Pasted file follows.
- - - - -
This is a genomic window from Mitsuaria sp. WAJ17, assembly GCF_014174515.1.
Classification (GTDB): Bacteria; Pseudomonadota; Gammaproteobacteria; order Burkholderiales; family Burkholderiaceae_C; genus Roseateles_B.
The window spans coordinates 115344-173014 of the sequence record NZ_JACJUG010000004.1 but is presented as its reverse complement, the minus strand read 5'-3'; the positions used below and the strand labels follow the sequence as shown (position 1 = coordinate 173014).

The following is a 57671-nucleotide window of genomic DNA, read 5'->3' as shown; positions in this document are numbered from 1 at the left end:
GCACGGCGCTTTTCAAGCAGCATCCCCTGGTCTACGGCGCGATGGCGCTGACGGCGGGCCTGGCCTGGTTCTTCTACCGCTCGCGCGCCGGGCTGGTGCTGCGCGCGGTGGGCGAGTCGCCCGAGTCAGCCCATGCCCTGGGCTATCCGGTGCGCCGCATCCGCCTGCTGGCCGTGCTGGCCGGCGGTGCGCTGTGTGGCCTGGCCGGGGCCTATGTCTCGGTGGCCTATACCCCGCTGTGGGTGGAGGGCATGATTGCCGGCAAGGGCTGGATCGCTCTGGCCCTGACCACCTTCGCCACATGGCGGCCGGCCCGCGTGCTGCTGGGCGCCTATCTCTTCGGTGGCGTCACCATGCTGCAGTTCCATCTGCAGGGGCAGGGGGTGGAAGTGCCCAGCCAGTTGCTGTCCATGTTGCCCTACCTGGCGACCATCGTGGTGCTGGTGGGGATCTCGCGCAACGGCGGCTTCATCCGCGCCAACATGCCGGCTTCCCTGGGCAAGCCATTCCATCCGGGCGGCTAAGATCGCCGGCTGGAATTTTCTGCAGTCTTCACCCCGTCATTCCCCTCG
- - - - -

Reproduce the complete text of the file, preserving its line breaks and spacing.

This is a genomic window from Mitsuaria sp. WAJ17, assembly GCF_014174515.1.
Classification (GTDB): Bacteria; Pseudomonadota; Gammaproteobacteria; order Burkholderiales; family Burkholderiaceae_C; genus Roseateles_B.
The window spans coordinates 115344-173014 of the sequence record NZ_JACJUG010000004.1 but is presented as its reverse complement, the minus strand read 5'-3'; the positions used below and the strand labels follow the sequence as shown (position 1 = coordinate 173014).

The following is a 57671-nucleotide window of genomic DNA, read 5'->3' as shown; positions in this document are numbered from 1 at the left end:
GCACGGCGCTTTTCAAGCAGCATCCCCTGGTCTACGGCGCGATGGCGCTGACGGCGGGCCTGGCCTGGTTCTTCTACCGCTCGCGCGCCGGGCTGGTGCTGCGCGCGGTGGGCGAGTCGCCCGAGTCAGCCCATGCCCTGGGCTATCCGGTGCGCCGCATCCGCCTGCTGGCCGTGCTGGCCGGCGGTGCGCTGTGTGGCCTGGCCGGGGCCTATGTCTCGGTGGCCTATACCCCGCTGTGGGTGGAGGGCATGATTGCCGGCAAGGGCTGGATCGCTCTGGCCCTGACCACCTTCGCCACATGGCGGCCGGCCCGCGTGCTGCTGGGCGCCTATCTCTTCGGTGGCGTCACCATGCTGCAGTTCCATCTGCAGGGGCAGGGGGTGGAAGTGCCCAGCCAGTTGCTGTCCATGTTGCCCTACCTGGCGACCATCGTGGTGCTGGTGGGGATCTCGCGCAACGGCGGCTTCATCCGCGCCAACATGCCGGCTTCCCTGGGCAAGCCATTCCATCCGGGCGGCTAAGATCGCCGGCTGGAATTTTCTGCAGTCTTCACCCCGTCATTCCCCTCG